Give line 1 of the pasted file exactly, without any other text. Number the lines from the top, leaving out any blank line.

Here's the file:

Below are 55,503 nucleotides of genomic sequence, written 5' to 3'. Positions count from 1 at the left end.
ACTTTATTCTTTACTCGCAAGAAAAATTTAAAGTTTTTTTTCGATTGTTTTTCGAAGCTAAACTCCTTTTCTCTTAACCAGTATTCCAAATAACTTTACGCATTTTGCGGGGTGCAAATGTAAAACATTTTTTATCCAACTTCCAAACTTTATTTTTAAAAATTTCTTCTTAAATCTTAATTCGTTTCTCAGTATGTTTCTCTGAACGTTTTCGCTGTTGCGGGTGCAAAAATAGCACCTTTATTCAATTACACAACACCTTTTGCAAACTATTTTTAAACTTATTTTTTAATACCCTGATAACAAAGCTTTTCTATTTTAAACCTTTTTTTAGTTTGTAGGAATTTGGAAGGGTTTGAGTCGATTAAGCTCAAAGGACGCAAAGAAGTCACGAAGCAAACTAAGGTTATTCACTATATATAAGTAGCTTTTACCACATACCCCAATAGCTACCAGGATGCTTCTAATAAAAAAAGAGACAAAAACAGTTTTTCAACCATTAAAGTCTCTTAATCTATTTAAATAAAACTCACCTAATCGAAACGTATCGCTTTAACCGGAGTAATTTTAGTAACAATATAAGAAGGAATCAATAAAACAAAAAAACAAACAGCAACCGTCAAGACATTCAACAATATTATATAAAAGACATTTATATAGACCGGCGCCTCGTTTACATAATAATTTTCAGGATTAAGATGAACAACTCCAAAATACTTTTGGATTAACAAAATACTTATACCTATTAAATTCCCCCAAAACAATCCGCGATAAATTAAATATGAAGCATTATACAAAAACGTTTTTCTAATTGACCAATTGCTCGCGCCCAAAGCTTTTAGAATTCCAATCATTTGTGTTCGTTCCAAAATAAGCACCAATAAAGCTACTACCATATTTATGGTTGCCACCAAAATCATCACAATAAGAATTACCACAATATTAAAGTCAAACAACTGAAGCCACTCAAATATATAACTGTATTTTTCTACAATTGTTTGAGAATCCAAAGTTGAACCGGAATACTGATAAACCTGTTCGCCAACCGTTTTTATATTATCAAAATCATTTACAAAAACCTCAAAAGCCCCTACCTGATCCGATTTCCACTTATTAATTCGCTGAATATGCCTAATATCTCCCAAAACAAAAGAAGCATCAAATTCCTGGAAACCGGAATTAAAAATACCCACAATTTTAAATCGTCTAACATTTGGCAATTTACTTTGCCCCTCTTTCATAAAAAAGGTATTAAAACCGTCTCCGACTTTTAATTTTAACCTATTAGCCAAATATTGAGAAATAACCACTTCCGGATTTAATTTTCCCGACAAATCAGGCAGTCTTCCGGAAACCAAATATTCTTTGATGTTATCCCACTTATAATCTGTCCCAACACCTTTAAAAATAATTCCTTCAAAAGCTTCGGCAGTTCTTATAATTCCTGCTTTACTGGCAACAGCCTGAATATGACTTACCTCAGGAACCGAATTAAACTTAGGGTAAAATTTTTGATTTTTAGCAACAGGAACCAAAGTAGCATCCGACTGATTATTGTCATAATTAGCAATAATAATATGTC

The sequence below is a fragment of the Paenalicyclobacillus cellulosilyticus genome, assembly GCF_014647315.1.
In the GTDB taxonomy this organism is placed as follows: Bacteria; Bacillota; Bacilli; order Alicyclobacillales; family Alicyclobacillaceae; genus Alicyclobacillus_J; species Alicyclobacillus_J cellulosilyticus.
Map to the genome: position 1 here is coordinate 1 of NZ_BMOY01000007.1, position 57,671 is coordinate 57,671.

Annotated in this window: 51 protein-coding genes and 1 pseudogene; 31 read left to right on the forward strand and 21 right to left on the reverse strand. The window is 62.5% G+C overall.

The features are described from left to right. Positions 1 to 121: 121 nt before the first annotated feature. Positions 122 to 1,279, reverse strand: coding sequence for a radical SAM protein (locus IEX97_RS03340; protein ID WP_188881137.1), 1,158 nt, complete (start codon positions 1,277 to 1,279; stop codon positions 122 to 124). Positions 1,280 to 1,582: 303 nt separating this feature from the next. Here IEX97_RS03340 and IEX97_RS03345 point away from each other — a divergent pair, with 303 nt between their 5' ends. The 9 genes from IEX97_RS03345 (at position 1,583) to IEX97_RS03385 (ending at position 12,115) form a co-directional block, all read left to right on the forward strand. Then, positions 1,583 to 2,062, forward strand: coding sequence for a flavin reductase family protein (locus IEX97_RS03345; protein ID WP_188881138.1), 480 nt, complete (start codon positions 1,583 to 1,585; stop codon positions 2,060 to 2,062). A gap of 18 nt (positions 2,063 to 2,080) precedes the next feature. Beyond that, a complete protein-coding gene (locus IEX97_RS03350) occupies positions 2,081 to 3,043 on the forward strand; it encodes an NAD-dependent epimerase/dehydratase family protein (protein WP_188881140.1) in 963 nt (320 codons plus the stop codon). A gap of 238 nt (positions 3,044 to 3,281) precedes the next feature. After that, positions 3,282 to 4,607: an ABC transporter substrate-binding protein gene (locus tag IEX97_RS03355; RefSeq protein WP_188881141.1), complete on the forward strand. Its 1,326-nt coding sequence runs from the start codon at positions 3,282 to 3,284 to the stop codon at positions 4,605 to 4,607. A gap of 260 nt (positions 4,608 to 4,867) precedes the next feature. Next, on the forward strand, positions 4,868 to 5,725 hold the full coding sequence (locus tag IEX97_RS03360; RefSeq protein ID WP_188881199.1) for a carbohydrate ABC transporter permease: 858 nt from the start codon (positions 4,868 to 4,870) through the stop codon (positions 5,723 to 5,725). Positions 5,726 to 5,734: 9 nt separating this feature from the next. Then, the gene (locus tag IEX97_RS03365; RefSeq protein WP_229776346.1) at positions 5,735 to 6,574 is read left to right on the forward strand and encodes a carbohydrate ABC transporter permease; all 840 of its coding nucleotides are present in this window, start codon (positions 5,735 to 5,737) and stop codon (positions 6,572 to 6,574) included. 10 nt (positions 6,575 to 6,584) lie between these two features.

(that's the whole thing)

Below are 55,503 nucleotides of genomic sequence, written 5' to 3'. Positions count from 1 at the left end.